Posts Tagged ‘Moodle’
One of the concerns we see a lot with Moodle is the lack of self-confidence tutors and support staff have with its use. They seem to be concerned that it will take ages to get a good course on Moodle and don’t really know where to start. There are a number of Colleges and Learning Providers who have created a “sandbox” for people to try out Moodle, but few that I’m aware of that know it is possible to give out a complete Moodle installation on a stick to help combat this issue.
Providing a complete installation of Moodle on a USB stick can help to increase confidence and enables users to try things out for themselves without anyone knowing what they’re attempting to do!
Administrators can use Moodle on a stick to test out new functionality and create new designs and content without going near their live installation. I’ve been using it to compare Moodle 2.0 with Moodle 1.9 and to assess the impact that the changes will have on our site.
Users can create courses and materials and then when they are happy back it up to import it into the live Moodle site later.
There have been a number of organisations who have previously made Moodle available on a stick as a complete package: VLE Middleware used to distribute Moodle 1.9+ as “Sticky Moodle” and the RSCs distribute it (again at the time of writing, version 1.9+) as part of eduApps and Maxos (Moodle and Xerte on a stick).
However, it is possible to create a Moodle 2 installation on a memory stick yourself using free software. Creating a Moodle 2 on a stick is fairly painless and I would encourage anyone to try it.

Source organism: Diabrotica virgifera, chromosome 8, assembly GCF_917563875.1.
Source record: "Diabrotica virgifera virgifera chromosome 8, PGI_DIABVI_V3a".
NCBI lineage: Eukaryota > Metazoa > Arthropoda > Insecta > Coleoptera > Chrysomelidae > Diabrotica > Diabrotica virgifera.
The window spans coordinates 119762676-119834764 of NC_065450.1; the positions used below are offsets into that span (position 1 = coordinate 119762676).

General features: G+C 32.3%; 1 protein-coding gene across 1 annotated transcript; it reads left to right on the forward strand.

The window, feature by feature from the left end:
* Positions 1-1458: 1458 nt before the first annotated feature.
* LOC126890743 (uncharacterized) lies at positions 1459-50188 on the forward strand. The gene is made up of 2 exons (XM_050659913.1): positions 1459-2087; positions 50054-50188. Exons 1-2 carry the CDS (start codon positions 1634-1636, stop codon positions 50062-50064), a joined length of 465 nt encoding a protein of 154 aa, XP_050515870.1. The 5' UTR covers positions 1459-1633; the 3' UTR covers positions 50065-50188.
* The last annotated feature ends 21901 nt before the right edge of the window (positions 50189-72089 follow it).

Take a look at: http://www.chsoftware.net/en/mowes/mowesportable/main.htm and, once you’ve read the instructions, start the Mixer. You can then select Apache, MySQL and PHP5 along with the Moodle package. Follow the next few screens through until you’ve got the zip file. Unzip this file onto your chosen memory stick and follow the installation instructions.
Once you’ve installed your Moodle on a stick and tried running it, you may encounter a couple of problems which look like it has failed. If your browser has opened but Moodle hasn’t loaded, just refresh the browser page. I suspect sometimes the server part of the stick loads slower than the browser. Also if you are a Skype user, you need to ensure it isn’t running because it uses the same port.
I’m sure that you’ll find having such a portable Moodle really useful and glad you tried it. Feel free to comment if you have any problems with your install.
David Salvesen from IS Oxford has recently posted new information to the Heritage mailing list regarding Heritage online and it’s integration with Moodle. This looks like it could be an excellent development and I can’t wait to see it in practice. The email is below.
We are working on an API (Application Programming Interface) to Heritage Online that will permit information to be pulled from by other web-based applications e.g. VLEs such as Moodle or Sharepoint-based systems. Such technology, where a single ‘webpage’ draws information from a number of different sources is sometimes referred to as Web2.In the first release, our Web2 development will allow borrower information to be picked up e.g. number of loans, items overdue, items becoming due, but we will extend this further in future developments. The initial development work is underway with a test application providing data to both Moodle and Sharepoint. The release of this part is planned to be available in the Summer.
Two related developments will be Single Sign On (SSO) to avoid borrowers having to manually identify themselves to Heritage Online and changes to our licensing of Heritage Online. We will provide more information on these when we have it, most probably within the next two to three months.